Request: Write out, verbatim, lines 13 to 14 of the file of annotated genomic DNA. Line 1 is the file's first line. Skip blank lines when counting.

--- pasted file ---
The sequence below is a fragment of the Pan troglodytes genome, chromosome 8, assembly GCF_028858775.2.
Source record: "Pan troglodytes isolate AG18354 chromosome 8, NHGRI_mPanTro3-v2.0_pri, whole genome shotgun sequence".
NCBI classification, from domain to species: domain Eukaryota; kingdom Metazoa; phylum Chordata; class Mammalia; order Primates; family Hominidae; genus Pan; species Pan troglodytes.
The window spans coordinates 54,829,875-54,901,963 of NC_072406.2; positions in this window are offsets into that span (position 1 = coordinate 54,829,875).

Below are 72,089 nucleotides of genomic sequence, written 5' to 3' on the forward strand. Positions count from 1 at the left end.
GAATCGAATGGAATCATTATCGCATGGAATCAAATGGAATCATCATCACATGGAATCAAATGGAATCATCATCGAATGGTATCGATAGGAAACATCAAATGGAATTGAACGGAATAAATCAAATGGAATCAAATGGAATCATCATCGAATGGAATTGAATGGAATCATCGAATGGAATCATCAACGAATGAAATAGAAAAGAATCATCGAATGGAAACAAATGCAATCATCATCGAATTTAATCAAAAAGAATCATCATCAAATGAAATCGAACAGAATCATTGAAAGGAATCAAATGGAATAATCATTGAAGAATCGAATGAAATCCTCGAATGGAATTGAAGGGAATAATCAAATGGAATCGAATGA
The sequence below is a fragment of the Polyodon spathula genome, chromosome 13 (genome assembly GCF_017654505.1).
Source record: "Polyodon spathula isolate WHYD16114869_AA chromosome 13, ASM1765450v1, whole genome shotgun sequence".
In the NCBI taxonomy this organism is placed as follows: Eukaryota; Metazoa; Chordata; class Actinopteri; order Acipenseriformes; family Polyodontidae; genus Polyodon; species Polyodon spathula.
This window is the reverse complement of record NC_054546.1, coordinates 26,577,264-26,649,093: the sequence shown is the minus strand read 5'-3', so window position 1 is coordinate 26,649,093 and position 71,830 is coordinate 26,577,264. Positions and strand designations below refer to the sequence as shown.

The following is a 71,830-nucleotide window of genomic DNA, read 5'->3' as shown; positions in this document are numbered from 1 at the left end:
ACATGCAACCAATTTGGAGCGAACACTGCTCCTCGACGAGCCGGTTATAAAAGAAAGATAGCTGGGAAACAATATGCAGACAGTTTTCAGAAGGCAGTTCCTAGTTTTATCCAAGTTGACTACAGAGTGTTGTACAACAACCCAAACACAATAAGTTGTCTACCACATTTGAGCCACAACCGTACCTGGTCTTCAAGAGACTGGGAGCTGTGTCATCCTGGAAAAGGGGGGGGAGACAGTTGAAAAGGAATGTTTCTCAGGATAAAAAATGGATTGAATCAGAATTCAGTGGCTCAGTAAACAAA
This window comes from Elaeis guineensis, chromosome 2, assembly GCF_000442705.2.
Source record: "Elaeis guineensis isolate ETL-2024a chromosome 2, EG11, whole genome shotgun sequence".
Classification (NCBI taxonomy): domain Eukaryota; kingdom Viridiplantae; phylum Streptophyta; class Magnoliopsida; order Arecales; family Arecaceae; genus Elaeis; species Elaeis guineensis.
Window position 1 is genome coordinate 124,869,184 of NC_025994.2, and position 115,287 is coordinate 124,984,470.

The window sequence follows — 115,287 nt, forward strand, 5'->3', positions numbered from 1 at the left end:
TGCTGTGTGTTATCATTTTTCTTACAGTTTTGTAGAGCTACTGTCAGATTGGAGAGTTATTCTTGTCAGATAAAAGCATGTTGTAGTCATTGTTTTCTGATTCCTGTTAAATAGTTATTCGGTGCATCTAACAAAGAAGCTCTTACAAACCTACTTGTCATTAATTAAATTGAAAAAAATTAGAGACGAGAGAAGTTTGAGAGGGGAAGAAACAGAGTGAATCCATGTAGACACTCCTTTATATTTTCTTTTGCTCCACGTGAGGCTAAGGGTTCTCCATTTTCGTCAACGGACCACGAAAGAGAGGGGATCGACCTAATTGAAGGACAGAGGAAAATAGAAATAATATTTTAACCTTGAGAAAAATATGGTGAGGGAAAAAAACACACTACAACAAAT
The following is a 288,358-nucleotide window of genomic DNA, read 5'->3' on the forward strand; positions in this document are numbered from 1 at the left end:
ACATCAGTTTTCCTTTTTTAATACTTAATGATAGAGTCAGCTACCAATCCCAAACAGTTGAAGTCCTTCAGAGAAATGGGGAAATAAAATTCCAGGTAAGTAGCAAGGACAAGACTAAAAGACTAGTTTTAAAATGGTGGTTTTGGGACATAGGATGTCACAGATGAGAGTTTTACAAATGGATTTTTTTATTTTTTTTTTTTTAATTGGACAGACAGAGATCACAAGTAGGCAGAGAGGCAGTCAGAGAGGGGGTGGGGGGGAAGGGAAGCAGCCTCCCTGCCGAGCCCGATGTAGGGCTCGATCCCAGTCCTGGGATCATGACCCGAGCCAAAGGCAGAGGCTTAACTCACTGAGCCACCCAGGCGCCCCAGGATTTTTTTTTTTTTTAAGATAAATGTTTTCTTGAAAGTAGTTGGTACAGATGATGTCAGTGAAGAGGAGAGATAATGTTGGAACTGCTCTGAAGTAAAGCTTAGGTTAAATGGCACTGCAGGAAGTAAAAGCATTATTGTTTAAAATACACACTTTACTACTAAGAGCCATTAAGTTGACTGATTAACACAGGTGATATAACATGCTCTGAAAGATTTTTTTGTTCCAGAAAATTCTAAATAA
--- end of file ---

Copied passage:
This window comes from Elaeis guineensis, chromosome 2, assembly GCF_000442705.2.
Source record: "Elaeis guineensis isolate ETL-2024a chromosome 2, EG11, whole genome shotgun sequence".